Furthermore, the insertion of an invoice number does not in
itself sufficiently and convincingly show that petitioner had knowledge of the value of the

In light of the foregoing, petitioner’s liability should be limited to $500 per steel drum. In
this case, as there was only one drum lost, private respondent is entitled to receive only $500 as
damages for the loss. In addition to said amount, as aptly held by the trial court, an interest rate
of 6% per annum should also be imposed, plus 25% of the total sum as attorney’s fees.

WHEREFORE, premises considered, the petition is PARTIALLY GRANTED.
The Court of Appeals Decision dated April 29, 2004 and Resolution dated November 26, 2004
are AFFIRMED withMODIFICATION by reducing the principal amount due private
respondent Pioneer Insurance and Surety Corporation from P76,231.27 to $500, with interest of
6% per annum from date of demand, and 25% of the amount due as attorney’s fees.

The other aspects of the assailed Decision and Resolution STAND.


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[G.R. No. 149038. April 9, 2003]
The petition before the Court seeks a review of the decision of the Court of Appeals in C.A.
G.R. CV No. 56470, promulgated on 25 June 2001, which has affirmed in toto the judgment of
the Regional Trial Court (RTC), Branch 65, of Makati, dismissing the complaint for damages
filed by petitioner insurance corporation against respondent shipping company.
Davao Union Marketing Corporation (DUMC) contracted the services of respondent PKS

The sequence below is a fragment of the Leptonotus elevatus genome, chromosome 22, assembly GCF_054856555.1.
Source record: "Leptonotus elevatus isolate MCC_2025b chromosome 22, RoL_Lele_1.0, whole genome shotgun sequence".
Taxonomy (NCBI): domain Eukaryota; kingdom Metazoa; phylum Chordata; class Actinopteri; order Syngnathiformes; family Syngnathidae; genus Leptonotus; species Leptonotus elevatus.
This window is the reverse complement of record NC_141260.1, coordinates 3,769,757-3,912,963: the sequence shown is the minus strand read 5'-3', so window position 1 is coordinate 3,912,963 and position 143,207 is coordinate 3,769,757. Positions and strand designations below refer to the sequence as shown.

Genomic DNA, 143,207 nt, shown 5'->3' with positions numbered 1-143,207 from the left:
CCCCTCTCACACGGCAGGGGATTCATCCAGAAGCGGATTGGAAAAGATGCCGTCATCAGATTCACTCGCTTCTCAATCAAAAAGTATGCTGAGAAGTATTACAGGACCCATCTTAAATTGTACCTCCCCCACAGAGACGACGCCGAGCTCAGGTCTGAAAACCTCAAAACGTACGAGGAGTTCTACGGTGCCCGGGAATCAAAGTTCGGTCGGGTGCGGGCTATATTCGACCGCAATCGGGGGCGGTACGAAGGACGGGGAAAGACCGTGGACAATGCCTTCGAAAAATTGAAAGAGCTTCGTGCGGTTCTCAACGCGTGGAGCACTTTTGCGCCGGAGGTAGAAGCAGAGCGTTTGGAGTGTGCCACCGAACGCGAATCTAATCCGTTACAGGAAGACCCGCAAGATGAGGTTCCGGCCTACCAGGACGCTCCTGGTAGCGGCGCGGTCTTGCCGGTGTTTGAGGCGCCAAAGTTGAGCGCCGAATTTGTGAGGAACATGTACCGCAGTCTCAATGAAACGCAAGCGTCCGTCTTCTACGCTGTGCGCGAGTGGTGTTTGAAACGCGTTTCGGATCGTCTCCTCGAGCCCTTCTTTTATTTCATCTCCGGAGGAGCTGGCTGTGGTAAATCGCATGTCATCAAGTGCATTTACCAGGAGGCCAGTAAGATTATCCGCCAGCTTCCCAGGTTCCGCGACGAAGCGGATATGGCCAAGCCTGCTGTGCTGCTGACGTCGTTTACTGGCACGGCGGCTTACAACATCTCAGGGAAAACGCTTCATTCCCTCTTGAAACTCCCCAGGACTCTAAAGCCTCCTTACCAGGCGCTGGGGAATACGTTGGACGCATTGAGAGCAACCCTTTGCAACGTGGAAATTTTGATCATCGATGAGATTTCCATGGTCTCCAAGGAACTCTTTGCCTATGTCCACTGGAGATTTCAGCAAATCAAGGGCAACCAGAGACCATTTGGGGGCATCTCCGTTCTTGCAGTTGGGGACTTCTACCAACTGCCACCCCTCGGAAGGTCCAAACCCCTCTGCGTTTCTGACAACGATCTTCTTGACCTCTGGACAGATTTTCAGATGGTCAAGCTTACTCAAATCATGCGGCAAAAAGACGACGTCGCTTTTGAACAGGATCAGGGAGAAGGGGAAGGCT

Shipping Company (PKS Shipping) for the shipment to Tacloban City of seventy-five thousand
(75,000) bags of cement worth Three Million Three Hundred Seventy-Five Thousand Pesos
(P3,375,000.00). DUMC insured the goods for its full value with petitioner Philippine American
General Insurance Company (Philamgen). The goods were loaded aboard the dumb barge Limar
I belonging to PKS Shipping. On the evening of 22 December 1988, about nine o’clock,
while Limar I was being towed by respondent’s tugboat, MT Iron Eagle, the barge sank a couple
of miles off the coast of Dumagasa Point, in Zamboanga del Sur, bringing down with it the entire
cargo of 75,000 bags of cement.
DUMC filed a formal claim with Philamgen for the full amount of the insurance. Philamgen
promptly made payment; it then sought reimbursement from PKS Shipping of the sum paid to
DUMC but the shipping company refused to pay, prompting Philamgen to file suit against PKS
Shipping with the Makati RTC.
The RTC dismissed the complaint after finding that the total loss of the cargo could have
been caused either by a fortuitous event, in which case the ship owner was not liable, or through
the negligence of the captain and crew of the vessel and that, under Article 587 of the Code of
Commerce adopting the “Limited Liability Rule,” the ship owner could free itself of liability by
abandoning, as it apparently so did, the vessel with all her equipment and earned freightage.
Philamgen interposed an appeal to the Court of Appeals which affirmed in toto the decision
of the trial court. The appellate court ruled that evidence to establish that PKS Shipping was a
common carrier at the time it undertook to transport the bags of cement was wanting because the
peculiar method of the shipping company’s carrying goods for others was not generally held out